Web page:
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Why Bother?

Landscape photography can be gruelling, so why do we put up with the early mornings and bad weather? Mark Bauer examines his own motivations

The alarm has just gone off. It’s 5.30 in the morning – which to be fair is not an especially early start for a dawn shoot – but it’s pitch black, very cold and, according to the latest weather forecast, there is only a slim chance of some decent light. There is a very strong possibility that the next two or three hours will be a complete waste of effort. If I get up, I’ll have to scrape the ice off the car, skid for an hour or so along the icy roads that our cash-strapped county council hasn’t gritted, park the car and then walk for 30 minutes to my chosen location. Once there, the likelihood is that I won’t take any pictures, but simply stand there getting cold as I watch the sky slowly transform from inky black to dull grey.

The alternative is to stay in a nice warm bed but I choose to get up and head out with the camera. And I’m not the only one. Goodness knows how many other landscape photographers across the country will be getting up and heading out into the dark with little real hope of getting any reward for their effort. So, why do we do it?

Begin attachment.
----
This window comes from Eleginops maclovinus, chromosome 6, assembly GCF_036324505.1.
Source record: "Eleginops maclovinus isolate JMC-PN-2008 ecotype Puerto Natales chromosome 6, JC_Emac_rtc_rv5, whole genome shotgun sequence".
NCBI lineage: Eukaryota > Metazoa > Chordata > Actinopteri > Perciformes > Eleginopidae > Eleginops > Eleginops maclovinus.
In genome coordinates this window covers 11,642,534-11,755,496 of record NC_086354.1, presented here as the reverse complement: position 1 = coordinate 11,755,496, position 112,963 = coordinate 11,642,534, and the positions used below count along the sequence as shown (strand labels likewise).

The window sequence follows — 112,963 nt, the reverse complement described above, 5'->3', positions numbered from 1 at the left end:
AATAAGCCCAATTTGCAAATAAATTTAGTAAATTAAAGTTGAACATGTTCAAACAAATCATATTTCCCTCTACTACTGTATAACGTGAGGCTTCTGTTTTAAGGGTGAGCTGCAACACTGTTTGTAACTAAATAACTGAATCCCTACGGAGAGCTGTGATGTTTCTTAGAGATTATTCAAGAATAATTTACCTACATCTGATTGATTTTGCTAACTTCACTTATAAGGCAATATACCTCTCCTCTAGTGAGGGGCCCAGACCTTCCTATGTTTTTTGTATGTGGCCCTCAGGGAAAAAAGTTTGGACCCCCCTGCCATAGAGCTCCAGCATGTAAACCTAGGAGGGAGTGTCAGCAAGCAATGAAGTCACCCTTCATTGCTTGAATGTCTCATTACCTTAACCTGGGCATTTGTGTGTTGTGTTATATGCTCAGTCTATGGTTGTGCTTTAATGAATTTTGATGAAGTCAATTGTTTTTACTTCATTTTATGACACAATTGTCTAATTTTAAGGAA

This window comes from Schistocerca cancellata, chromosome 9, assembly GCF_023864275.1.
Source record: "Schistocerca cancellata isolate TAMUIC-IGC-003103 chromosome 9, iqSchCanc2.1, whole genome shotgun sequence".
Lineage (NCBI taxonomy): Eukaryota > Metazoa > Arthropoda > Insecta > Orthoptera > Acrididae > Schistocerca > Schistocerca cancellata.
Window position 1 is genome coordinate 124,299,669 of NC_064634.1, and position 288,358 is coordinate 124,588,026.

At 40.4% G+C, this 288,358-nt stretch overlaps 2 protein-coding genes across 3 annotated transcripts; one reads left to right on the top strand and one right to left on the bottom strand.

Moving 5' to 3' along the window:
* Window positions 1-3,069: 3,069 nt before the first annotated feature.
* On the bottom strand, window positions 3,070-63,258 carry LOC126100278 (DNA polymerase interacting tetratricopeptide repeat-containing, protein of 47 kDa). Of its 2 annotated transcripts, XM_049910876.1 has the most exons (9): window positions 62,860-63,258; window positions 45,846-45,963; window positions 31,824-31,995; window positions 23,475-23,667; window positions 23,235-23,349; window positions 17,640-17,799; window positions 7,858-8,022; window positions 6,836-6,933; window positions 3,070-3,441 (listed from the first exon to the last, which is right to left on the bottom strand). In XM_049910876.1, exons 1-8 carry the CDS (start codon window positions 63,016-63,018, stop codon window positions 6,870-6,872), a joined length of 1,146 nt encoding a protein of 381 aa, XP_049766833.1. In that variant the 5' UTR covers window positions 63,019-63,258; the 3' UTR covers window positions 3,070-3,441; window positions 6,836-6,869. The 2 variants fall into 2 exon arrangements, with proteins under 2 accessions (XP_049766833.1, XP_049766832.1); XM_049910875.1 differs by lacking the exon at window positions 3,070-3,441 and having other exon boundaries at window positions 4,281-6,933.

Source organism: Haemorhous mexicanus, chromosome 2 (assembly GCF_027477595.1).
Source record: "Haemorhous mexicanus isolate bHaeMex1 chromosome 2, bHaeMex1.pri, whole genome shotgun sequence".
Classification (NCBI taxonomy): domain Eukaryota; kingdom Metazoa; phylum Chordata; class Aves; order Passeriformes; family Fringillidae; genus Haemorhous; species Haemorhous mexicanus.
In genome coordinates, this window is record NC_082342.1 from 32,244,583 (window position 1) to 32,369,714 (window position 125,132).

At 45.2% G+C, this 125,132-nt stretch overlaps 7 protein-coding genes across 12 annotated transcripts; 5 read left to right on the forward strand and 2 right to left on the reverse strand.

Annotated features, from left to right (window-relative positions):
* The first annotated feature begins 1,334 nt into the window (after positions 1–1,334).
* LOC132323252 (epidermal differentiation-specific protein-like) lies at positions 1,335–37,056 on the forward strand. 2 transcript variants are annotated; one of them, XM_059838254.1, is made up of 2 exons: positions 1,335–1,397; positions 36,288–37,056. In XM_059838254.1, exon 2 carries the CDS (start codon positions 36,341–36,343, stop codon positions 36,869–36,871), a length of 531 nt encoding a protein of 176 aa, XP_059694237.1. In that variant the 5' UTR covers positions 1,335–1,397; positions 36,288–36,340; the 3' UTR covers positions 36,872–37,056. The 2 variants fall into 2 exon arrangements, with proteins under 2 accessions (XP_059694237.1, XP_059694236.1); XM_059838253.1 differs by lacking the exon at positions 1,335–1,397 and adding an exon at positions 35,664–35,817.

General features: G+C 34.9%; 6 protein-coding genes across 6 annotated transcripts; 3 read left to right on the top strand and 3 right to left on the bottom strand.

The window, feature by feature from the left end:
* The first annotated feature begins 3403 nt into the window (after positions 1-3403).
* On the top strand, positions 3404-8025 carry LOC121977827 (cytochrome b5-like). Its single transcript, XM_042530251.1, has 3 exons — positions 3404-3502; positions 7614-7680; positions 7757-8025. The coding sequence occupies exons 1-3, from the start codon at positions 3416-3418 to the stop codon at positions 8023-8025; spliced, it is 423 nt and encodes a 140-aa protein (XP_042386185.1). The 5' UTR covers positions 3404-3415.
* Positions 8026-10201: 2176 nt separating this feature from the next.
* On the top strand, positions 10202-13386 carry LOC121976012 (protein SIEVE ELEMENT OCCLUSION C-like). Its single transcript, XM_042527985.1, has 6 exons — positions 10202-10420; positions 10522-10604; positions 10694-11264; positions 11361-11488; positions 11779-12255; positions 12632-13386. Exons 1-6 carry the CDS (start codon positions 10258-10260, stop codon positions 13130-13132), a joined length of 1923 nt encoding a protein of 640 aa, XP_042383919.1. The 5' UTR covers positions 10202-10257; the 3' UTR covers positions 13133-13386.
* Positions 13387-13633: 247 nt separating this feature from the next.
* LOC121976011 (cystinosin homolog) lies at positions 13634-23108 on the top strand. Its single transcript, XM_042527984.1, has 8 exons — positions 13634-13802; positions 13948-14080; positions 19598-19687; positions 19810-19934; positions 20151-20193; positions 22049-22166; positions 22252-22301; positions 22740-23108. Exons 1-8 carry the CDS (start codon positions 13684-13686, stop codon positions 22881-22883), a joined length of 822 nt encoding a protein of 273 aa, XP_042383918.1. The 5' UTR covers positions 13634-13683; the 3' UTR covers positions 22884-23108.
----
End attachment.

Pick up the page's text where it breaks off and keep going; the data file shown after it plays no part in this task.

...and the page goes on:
To be perfectly honest, if weather forecasting were a 100% accurate science, I might get a few more lie-ins. But on the other hand, if I bagged a fantastic sunrise every time I went out on a dawn raid, then life might be less interesting...

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About Author

Mark Bauer

Mark Bauer is one of the UK’s leading landscape photographers with work published worldwide. He is the author of 3 books, including ‘The Landscape Photography Workshop’ (with Ross Hoddinott).

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